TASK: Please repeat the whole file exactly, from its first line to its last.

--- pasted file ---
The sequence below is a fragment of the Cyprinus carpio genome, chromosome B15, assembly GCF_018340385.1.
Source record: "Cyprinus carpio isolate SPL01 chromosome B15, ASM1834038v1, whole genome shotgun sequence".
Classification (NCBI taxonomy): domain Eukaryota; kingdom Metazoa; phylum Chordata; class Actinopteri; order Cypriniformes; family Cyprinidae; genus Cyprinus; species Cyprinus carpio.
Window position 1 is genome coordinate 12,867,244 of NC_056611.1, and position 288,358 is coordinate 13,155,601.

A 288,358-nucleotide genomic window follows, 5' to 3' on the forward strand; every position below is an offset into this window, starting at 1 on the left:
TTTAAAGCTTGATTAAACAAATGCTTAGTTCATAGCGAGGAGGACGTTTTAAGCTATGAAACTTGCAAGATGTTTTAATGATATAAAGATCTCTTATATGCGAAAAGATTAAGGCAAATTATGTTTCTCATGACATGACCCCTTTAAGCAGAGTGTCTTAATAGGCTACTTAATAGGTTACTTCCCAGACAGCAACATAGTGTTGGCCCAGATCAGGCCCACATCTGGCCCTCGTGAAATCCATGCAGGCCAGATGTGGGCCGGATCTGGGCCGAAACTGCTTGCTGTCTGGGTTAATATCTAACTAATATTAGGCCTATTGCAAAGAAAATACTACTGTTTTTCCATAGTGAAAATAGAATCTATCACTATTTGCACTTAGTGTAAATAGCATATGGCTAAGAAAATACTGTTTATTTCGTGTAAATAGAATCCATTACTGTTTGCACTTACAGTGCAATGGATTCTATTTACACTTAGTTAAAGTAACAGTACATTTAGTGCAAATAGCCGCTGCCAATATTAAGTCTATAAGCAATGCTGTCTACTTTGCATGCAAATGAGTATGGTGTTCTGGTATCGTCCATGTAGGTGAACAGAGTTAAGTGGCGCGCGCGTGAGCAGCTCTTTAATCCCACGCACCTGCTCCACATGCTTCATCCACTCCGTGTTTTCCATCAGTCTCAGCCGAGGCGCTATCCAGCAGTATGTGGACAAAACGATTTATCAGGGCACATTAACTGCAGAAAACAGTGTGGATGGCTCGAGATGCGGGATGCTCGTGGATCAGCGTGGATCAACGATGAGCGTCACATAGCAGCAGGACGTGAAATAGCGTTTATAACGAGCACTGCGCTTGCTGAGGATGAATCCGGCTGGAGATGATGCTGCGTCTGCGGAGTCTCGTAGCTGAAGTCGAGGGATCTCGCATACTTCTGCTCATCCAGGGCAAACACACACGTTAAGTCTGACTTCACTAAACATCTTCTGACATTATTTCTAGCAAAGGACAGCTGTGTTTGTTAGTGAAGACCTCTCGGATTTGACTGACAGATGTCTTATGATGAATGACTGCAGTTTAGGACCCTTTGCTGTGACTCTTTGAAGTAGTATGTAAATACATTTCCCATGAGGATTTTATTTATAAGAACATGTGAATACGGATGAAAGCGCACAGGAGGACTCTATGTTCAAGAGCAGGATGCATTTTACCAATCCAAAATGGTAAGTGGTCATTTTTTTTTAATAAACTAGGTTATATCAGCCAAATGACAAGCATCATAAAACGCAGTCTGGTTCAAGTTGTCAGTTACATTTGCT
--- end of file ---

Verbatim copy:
The sequence below is a fragment of the Cyprinus carpio genome, chromosome B15, assembly GCF_018340385.1.
Source record: "Cyprinus carpio isolate SPL01 chromosome B15, ASM1834038v1, whole genome shotgun sequence".
Classification (NCBI taxonomy): domain Eukaryota; kingdom Metazoa; phylum Chordata; class Actinopteri; order Cypriniformes; family Cyprinidae; genus Cyprinus; species Cyprinus carpio.
Window position 1 is genome coordinate 12,867,244 of NC_056611.1, and position 288,358 is coordinate 13,155,601.

A 288,358-nucleotide genomic window follows, 5' to 3' on the forward strand; every position below is an offset into this window, starting at 1 on the left:
TTTAAAGCTTGATTAAACAAATGCTTAGTTCATAGCGAGGAGGACGTTTTAAGCTATGAAACTTGCAAGATGTTTTAATGATATAAAGATCTCTTATATGCGAAAAGATTAAGGCAAATTATGTTTCTCATGACATGACCCCTTTAAGCAGAGTGTCTTAATAGGCTACTTAATAGGTTACTTCCCAGACAGCAACATAGTGTTGGCCCAGATCAGGCCCACATCTGGCCCTCGTGAAATCCATGCAGGCCAGATGTGGGCCGGATCTGGGCCGAAACTGCTTGCTGTCTGGGTTAATATCTAACTAATATTAGGCCTATTGCAAAGAAAATACTACTGTTTTTCCATAGTGAAAATAGAATCTATCACTATTTGCACTTAGTGTAAATAGCATATGGCTAAGAAAATACTGTTTATTTCGTGTAAATAGAATCCATTACTGTTTGCACTTACAGTGCAATGGATTCTATTTACACTTAGTTAAAGTAACAGTACATTTAGTGCAAATAGCCGCTGCCAATATTAAGTCTATAAGCAATGCTGTCTACTTTGCATGCAAATGAGTATGGTGTTCTGGTATCGTCCATGTAGGTGAACAGAGTTAAGTGGCGCGCGCGTGAGCAGCTCTTTAATCCCACGCACCTGCTCCACATGCTTCATCCACTCCGTGTTTTCCATCAGTCTCAGCCGAGGCGCTATCCAGCAGTATGTGGACAAAACGATTTATCAGGGCACATTAACTGCAGAAAACAGTGTGGATGGCTCGAGATGCGGGATGCTCGTGGATCAGCGTGGATCAACGATGAGCGTCACATAGCAGCAGGACGTGAAATAGCGTTTATAACGAGCACTGCGCTTGCTGAGGATGAATCCGGCTGGAGATGATGCTGCGTCTGCGGAGTCTCGTAGCTGAAGTCGAGGGATCTCGCATACTTCTGCTCATCCAGGGCAAACACACACGTTAAGTCTGACTTCACTAAACATCTTCTGACATTATTTCTAGCAAAGGACAGCTGTGTTTGTTAGTGAAGACCTCTCGGATTTGACTGACAGATGTCTTATGATGAATGACTGCAGTTTAGGACCCTTTGCTGTGACTCTTTGAAGTAGTATGTAAATACATTTCCCATGAGGATTTTATTTATAAGAACATGTGAATACGGATGAAAGCGCACAGGAGGACTCTATGTTCAAGAGCAGGATGCATTTTACCAATCCAAAATGGTAAGTGGTCATTTTTTTTTAATAAACTAGGTTATATCAGCCAAATGACAAGCATCATAAAACGCAGTCTGGTTCAAGTTGTCAGTTACATTTGCT